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FOR IMMEDIATE RELEASE

Oct. 10, 2002

Contact: Chris Clements
(262) 472-1343
clementc@uww.edu

New Business and Economics building would benefit entire university

WHITEWATER - The University of Wisconsin-Whitewater is anxiously awaiting final approval for plans to construct a new state of the art business building, currently No. 4 on the UW System building priority list.

Projected costs of the new Business and Economics building will be $30.5 million, including approximately $3.5 million in private fundraising by the campus. This project and other facilities plans were discussed during Thursday's meeting of the UW System Board of Regents at UW-Whitewater.

New construction is necessary for UW-Whitewater to keep up with technology and competition in its nationally acclaimed business programs. Many of those programs are dispersed across campus, hindering the dynamic interaction that fosters innovation and growth.

"This new building will be a means to a great end," said Chris Clements, dean of the College of Business and Economics. "This will lead to higher quality students, more partnering with business and industry and have a greater leveraging effect in attracting other sources of revenue at the state and federal level."

The business college reaches far beyond the campus at Whitewater. Thousands of people, from business owners and manufacturers to entrepreneurs and employees, have relied on UW-Whitewater business expertise.

Services include the Small Business Development Center (SBDC), the Wisconsin Innovation Service Center (WISC), and the Global Business Research Center (GBRC).

The new building will ultimately house a new Technology Center for Southeastern Wisconsin. It's a concept that will bring together students, faculty and industry resources to provide technology and business support needs for small businesses in the region.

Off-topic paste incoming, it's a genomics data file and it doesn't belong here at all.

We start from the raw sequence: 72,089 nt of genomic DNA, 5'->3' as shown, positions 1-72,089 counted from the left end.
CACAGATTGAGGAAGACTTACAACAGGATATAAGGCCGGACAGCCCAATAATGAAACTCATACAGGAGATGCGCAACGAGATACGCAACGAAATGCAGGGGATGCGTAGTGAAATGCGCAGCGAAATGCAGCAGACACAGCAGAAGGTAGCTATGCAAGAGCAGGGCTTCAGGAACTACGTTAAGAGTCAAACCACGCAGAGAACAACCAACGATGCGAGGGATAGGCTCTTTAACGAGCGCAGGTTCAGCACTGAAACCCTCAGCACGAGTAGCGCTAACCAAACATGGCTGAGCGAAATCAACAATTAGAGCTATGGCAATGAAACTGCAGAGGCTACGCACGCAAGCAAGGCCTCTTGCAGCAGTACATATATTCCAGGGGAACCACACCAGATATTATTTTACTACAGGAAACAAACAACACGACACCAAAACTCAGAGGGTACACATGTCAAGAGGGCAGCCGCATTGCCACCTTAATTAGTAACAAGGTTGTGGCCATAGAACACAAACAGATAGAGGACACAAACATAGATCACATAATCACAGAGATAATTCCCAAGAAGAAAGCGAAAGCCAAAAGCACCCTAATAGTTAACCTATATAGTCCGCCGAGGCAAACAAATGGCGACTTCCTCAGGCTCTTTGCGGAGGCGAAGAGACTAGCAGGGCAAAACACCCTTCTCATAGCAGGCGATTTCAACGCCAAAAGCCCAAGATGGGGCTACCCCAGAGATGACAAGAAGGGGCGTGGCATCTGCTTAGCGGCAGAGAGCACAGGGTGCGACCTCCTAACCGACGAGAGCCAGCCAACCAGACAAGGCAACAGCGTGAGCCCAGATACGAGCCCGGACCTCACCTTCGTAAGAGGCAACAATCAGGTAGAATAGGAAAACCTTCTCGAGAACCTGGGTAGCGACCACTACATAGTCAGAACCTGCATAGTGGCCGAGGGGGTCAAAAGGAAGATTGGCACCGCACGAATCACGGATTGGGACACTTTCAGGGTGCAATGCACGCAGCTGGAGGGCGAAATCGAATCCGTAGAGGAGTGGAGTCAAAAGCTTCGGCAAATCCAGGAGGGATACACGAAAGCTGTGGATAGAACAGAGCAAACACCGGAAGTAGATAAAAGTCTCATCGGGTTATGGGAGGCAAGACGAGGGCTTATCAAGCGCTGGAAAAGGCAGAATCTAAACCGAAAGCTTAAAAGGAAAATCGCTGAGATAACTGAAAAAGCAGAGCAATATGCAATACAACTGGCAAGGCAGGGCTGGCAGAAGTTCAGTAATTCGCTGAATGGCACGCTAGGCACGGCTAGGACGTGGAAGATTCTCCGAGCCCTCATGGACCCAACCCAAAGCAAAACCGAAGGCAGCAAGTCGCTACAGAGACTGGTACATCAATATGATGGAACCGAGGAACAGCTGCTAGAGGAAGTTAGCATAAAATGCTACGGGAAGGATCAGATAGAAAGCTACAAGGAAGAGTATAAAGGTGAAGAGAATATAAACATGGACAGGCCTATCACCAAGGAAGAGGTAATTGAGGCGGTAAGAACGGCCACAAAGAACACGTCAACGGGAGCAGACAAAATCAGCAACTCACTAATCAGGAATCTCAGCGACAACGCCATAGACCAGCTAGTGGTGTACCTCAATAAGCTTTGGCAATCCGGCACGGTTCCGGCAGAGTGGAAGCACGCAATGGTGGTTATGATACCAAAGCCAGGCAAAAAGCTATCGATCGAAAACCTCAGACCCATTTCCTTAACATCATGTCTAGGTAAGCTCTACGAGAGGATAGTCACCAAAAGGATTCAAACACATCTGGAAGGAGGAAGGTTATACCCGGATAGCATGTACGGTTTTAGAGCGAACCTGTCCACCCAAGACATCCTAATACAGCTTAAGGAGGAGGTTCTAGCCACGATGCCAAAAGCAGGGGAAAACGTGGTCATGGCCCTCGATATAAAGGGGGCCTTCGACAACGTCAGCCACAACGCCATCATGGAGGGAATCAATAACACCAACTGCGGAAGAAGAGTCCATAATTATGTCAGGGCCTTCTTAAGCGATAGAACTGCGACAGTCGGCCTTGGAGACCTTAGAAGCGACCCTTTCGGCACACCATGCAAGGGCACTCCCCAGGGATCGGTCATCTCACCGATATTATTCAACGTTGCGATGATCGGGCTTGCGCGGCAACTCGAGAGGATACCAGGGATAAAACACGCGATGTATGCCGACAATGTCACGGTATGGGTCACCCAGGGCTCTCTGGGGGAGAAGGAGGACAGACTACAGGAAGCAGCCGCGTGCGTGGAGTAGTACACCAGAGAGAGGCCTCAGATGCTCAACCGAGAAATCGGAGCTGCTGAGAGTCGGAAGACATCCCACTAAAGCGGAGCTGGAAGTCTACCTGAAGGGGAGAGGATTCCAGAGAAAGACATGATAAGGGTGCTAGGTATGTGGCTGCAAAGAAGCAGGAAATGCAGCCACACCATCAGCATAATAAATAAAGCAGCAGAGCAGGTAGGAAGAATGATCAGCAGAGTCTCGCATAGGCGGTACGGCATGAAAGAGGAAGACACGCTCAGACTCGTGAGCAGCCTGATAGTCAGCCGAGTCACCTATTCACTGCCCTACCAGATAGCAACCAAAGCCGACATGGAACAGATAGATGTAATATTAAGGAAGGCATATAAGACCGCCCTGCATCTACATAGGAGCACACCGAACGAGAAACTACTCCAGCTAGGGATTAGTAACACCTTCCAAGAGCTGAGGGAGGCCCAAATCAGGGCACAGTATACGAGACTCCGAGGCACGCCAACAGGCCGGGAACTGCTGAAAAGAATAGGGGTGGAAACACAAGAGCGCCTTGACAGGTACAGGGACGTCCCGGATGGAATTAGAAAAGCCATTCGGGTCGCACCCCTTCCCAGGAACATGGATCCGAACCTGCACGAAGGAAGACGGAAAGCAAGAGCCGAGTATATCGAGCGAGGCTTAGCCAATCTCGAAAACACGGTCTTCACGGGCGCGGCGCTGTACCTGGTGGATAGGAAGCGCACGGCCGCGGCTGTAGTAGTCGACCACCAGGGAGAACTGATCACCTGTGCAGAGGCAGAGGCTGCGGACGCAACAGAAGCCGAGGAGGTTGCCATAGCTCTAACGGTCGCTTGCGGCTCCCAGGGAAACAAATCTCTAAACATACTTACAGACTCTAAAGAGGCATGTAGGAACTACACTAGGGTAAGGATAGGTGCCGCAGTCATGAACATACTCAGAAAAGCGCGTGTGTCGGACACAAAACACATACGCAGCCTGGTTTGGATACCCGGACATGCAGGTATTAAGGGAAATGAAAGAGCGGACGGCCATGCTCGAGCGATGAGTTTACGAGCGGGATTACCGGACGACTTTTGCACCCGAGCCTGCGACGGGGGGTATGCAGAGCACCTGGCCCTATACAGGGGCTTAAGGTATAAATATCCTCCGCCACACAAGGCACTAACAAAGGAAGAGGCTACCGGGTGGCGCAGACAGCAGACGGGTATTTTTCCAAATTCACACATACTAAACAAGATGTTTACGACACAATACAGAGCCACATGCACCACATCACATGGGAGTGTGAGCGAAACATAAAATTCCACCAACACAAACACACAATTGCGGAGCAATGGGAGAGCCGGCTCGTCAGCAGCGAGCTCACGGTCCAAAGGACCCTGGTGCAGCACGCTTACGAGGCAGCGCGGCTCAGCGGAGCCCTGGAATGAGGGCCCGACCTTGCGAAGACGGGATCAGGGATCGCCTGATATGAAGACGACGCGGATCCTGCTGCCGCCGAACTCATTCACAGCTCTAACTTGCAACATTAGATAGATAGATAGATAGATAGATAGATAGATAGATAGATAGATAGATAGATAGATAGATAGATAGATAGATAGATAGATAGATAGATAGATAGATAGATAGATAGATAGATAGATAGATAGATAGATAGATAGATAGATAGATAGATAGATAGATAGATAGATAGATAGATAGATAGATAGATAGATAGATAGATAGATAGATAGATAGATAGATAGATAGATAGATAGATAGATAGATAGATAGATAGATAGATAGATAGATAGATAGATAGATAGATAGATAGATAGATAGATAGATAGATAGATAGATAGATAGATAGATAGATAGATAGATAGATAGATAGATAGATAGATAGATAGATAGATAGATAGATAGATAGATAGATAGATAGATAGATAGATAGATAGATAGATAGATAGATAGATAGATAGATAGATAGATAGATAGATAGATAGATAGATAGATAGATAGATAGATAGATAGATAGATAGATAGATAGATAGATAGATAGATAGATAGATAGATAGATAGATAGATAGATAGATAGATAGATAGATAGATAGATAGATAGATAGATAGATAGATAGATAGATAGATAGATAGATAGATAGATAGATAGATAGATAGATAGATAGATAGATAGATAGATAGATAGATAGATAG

The new building will be roughly 120,000 square feet and house the instructional, academic support and community service programs for the college. Architectural plans have not been completed, but also being considered in the design are replica bell towers, matching those of the Old Main building that once served as the center of the campus, but was destroyed by fire in 1970.

The new walls of the facility will embrace a tradition virtually unmatched by any college in the country. Management Computer Systems has been ranked No. 1 in North America six times since 1984 by the Association of Information Technology Professionals. The accounting program ranks No. 1 in the nation over the last decade in students' first time passage rate of the Uniform CPA Exam. And U.S. News and World Report named UW-Whitewater's online MBA program one of the nation's 25 best.

The construction of the new building is essential in the university's long-term planning to increase services to students. Once the facility is constructed, Carlson Hall will be utilized by the College of Letters and Science and the Admissions Office, which are now located in three aging converted dormitories. McCutchan, Baker and Salisbury Halls would be razed because upgrading and remodeling has been deemed too costly and rejected by the state.

"When it comes to business education, we think we have the finest product out there," UW-Whitewater Chancellor Jack Miller said. "We need to have a building that reflects that quality. The new business building is the linchpin of our entire plan for revitalizing the campus infrastructure."

By razing the old dorms, the new business building would be seen as the cornerstone of the future additions on campus. It will be located just north of the Alumni Center and west of the University Center, and on the south side of Starin Road and the Visitor's Center.

"Once Salisbury Hall alone is razed, imagine the view from the Visitor's Center or as you drive along Starin Road," said Jim Freer, Assistant Chancellor for Administrative Affairs. "The new business building would now become the center of the university, giving it a grand new look."

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- Craig Coshun, (262) 472-1195, coshunc@uww.edu